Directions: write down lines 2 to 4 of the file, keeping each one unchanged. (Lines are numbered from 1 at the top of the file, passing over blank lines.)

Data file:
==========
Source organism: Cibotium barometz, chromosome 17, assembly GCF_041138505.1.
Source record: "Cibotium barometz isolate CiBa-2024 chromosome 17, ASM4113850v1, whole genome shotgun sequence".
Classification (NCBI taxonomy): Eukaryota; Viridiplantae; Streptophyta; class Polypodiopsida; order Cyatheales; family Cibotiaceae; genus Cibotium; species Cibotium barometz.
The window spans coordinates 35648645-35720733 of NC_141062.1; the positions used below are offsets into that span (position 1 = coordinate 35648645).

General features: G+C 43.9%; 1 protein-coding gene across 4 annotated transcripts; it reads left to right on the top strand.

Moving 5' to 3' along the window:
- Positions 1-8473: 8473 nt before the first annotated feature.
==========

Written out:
Source record: "Cibotium barometz isolate CiBa-2024 chromosome 17, ASM4113850v1, whole genome shotgun sequence".
Classification (NCBI taxonomy): Eukaryota; Viridiplantae; Streptophyta; class Polypodiopsida; order Cyatheales; family Cibotiaceae; genus Cibotium; species Cibotium barometz.
The window spans coordinates 35648645-35720733 of NC_141062.1; the positions used below are offsets into that span (position 1 = coordinate 35648645).